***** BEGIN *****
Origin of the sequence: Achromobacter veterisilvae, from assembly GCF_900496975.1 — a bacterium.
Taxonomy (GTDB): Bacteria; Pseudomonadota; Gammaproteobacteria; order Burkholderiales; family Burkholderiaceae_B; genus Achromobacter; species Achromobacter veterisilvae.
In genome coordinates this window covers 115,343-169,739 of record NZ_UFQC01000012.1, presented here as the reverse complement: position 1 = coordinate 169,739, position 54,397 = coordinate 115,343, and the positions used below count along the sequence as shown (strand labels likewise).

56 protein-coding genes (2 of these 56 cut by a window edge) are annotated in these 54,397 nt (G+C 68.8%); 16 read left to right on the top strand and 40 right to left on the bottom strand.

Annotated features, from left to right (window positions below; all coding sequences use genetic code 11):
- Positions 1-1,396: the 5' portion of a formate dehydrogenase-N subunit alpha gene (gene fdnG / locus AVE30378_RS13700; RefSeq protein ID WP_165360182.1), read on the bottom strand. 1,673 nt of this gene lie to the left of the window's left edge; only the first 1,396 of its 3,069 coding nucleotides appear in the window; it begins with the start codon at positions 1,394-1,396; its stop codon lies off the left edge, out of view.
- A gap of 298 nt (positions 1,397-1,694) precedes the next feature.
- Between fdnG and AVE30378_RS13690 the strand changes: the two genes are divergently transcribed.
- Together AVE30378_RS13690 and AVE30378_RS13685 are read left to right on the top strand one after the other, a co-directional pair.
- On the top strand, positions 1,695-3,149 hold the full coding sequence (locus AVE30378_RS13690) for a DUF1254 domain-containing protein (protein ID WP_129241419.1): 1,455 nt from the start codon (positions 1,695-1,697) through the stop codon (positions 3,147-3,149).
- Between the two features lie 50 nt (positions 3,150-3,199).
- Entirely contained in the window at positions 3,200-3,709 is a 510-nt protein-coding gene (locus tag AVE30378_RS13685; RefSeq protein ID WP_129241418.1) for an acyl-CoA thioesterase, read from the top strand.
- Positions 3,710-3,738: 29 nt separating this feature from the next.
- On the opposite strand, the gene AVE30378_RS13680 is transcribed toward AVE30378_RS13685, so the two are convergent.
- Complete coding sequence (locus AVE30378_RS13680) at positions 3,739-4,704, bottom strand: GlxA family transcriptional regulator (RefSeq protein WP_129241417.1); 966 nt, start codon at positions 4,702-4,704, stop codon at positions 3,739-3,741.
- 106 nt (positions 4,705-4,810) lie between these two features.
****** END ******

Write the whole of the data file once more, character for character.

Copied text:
Origin of the sequence: Achromobacter veterisilvae, from assembly GCF_900496975.1 — a bacterium.
Taxonomy (GTDB): Bacteria; Pseudomonadota; Gammaproteobacteria; order Burkholderiales; family Burkholderiaceae_B; genus Achromobacter; species Achromobacter veterisilvae.
In genome coordinates this window covers 115,343-169,739 of record NZ_UFQC01000012.1, presented here as the reverse complement: position 1 = coordinate 169,739, position 54,397 = coordinate 115,343, and the positions used below count along the sequence as shown (strand labels likewise).

56 protein-coding genes (2 of these 56 cut by a window edge) are annotated in these 54,397 nt (G+C 68.8%); 16 read left to right on the top strand and 40 right to left on the bottom strand.

Annotated features, from left to right (window positions below; all coding sequences use genetic code 11):
- Positions 1-1,396: the 5' portion of a formate dehydrogenase-N subunit alpha gene (gene fdnG / locus AVE30378_RS13700; RefSeq protein ID WP_165360182.1), read on the bottom strand. 1,673 nt of this gene lie to the left of the window's left edge; only the first 1,396 of its 3,069 coding nucleotides appear in the window; it begins with the start codon at positions 1,394-1,396; its stop codon lies off the left edge, out of view.
- A gap of 298 nt (positions 1,397-1,694) precedes the next feature.
- Between fdnG and AVE30378_RS13690 the strand changes: the two genes are divergently transcribed.
- Together AVE30378_RS13690 and AVE30378_RS13685 are read left to right on the top strand one after the other, a co-directional pair.
- On the top strand, positions 1,695-3,149 hold the full coding sequence (locus AVE30378_RS13690) for a DUF1254 domain-containing protein (protein ID WP_129241419.1): 1,455 nt from the start codon (positions 1,695-1,697) through the stop codon (positions 3,147-3,149).
- Between the two features lie 50 nt (positions 3,150-3,199).
- Entirely contained in the window at positions 3,200-3,709 is a 510-nt protein-coding gene (locus tag AVE30378_RS13685; RefSeq protein ID WP_129241418.1) for an acyl-CoA thioesterase, read from the top strand.
- Positions 3,710-3,738: 29 nt separating this feature from the next.
- On the opposite strand, the gene AVE30378_RS13680 is transcribed toward AVE30378_RS13685, so the two are convergent.
- Complete coding sequence (locus AVE30378_RS13680) at positions 3,739-4,704, bottom strand: GlxA family transcriptional regulator (RefSeq protein WP_129241417.1); 966 nt, start codon at positions 4,702-4,704, stop codon at positions 3,739-3,741.
- 106 nt (positions 4,705-4,810) lie between these two features.